Thursday, February 27, 2014

The Lost Weekend (1945)

Today's film is The Lost Weekend.  It's about the struggles of an alcoholic.  This film is one of the first to use such a serious subject, and it issued in a new era of drama.
Not a bad guy
Don Birnam is a "writer" who cannot go ten minutes without a drink.  Supposedly he has gone without since his last binge, although I doubt it based on his numerous clever hiding places for his bottles. Don and his brother, Wick, are packing up to go to the country for the weekend. Don's ladyfriend, Helen, comes to visit, and he convinces his brother to go with her to a concert while he packs. Wick finds a hidden bottle and is about 500% done with his shit.  Eventually Wick just goes to the country trip himself and leaves Don to his own devices.  Don proceeds to steal, beg, and pawn whatever to get the alcohol he needs.  
Don was superbly acted by Ray Milland.  Even though he was stealing things in order to get alcohol, I was always sympathetic to him.  Like Helen said, he isn't a bad person, he's a sick person.  He has no money for drinks, so he steals out of desperation.  Mitch Hedberg once said, "Alcoholism is a disease, but it's the only disease you can get yelled at for having".
Don needs to find a job.

Helen asks him since he can't find work as a writer, why not get a real job? 

 Don doesn't want a real job, he wants the prestige of being a writer.  There is something lofty and romantic about being a writer that other professions don't have.  But Don hasn't written anything good since college.  And have you ever read college student-run newspapers or magazines? They suck.  I'm sure Don isn't as good of a writer as he thinks.  Still, he hasn't contributed anything since college and is living off his brother's charity.  His brother was right to cut off all expenses, because addiction takes two people, the addict and the co-dependent.  By cutting off the flow of money, Don has no choice but to get help or wind up in jail or worse.
Alcohol Withdrawal is serious business.

This part is actually true.  For someone who is dependent on alcohol, quitting cold turkey will cause withdrawal symptoms and can be dangerous.  It is best if he detoxes under medical supervision, either in outpatient care or a rehab facility.  Don does wake up in a half drunk tank/half mental hospital for alcoholics but escapes because he is freaked out by the other patient's delusions. He doesn't want to end up like them, but can't quit drinking, either.  In the end, he uses his passion for writing to help keep away from drinking.  I don't know how long that will last, though.  What happens when he gets frustrated or has writer's block?  He still has a long way to go.  I will give this film an 8/10.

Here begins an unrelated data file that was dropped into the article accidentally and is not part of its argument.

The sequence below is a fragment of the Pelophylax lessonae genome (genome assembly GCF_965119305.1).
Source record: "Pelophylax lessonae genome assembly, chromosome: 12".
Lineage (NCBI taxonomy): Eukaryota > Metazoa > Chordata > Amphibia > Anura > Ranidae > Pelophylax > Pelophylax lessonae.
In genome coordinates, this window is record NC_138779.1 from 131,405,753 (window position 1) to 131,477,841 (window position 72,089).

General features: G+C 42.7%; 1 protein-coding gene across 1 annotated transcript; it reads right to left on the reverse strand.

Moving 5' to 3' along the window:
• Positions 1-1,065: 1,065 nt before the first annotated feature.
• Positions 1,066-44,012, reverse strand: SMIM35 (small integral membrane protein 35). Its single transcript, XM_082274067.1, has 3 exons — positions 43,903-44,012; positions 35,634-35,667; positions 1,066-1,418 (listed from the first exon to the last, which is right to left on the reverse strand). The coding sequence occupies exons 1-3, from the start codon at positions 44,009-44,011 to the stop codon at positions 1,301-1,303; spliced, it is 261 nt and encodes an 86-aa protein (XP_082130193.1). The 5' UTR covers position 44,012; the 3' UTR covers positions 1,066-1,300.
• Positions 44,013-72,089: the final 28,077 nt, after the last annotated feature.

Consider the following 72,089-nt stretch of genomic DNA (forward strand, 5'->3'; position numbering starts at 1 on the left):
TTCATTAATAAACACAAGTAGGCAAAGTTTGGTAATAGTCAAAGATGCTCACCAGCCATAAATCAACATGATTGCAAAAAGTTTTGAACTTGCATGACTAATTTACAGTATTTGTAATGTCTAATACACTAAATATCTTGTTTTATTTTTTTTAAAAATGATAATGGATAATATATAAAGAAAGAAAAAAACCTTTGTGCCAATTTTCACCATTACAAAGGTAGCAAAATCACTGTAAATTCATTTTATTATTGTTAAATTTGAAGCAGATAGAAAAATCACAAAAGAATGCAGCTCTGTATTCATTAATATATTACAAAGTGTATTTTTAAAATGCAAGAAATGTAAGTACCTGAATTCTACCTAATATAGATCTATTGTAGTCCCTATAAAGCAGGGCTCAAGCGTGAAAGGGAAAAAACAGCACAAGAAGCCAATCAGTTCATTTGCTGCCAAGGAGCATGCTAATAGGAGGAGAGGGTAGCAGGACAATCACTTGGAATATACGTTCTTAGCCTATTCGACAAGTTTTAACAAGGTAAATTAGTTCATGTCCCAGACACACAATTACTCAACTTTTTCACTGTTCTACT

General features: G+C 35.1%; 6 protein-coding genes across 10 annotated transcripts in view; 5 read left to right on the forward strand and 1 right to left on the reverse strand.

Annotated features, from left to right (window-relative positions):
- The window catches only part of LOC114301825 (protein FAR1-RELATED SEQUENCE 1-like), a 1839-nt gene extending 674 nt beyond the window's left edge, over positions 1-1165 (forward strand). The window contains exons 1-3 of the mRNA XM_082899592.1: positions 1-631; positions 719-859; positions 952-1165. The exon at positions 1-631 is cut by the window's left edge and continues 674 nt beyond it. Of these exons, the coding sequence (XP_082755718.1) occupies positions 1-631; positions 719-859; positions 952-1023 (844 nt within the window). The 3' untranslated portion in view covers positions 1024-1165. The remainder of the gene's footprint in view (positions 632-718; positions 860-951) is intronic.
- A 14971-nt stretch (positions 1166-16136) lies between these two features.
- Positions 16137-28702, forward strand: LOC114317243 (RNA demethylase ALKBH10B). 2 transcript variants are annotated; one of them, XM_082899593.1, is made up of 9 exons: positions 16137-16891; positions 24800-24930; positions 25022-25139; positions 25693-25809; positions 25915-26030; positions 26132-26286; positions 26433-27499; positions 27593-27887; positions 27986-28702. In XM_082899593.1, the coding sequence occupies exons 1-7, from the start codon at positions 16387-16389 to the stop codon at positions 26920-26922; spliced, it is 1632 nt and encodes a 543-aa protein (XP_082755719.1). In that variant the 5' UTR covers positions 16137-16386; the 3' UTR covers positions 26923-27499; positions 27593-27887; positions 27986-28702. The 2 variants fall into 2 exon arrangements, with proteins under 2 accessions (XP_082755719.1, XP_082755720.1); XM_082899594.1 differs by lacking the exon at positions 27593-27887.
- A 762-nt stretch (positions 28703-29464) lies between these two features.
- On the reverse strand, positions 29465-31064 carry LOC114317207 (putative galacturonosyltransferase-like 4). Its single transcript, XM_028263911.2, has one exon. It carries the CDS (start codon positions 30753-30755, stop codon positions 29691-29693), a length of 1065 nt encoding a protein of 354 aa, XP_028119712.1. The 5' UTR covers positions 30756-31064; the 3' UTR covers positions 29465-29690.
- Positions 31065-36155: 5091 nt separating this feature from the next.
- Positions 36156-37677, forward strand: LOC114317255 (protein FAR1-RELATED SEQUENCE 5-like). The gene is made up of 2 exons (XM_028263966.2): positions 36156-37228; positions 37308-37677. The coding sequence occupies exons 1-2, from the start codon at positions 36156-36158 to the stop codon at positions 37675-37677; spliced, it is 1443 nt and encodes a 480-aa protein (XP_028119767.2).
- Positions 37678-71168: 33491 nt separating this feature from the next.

1. Good review of an excellent movie and, yes, groundbreaking. The end was a miss though. There is no real solution there. If he has been so good at fooling himself up to this point what is to stop him next time the urge gets to him?

    1. I think it shows that his addiction is a chronic problem he has to spend the rest of his life dealing with. Which is a bummer, but at least he's starting in the right direction.

  2. The scene where he tries to pawn his typewriter is a killer.

    I love the show Archer. Did you pick that gif because you like it, too, or did you just happen to run across it and don't watch the show?

    1. Archer is one of my favorite shows! The movie reminded me of that episode so I went back to look for gifs. "You mean there's such a thing as too drunk?"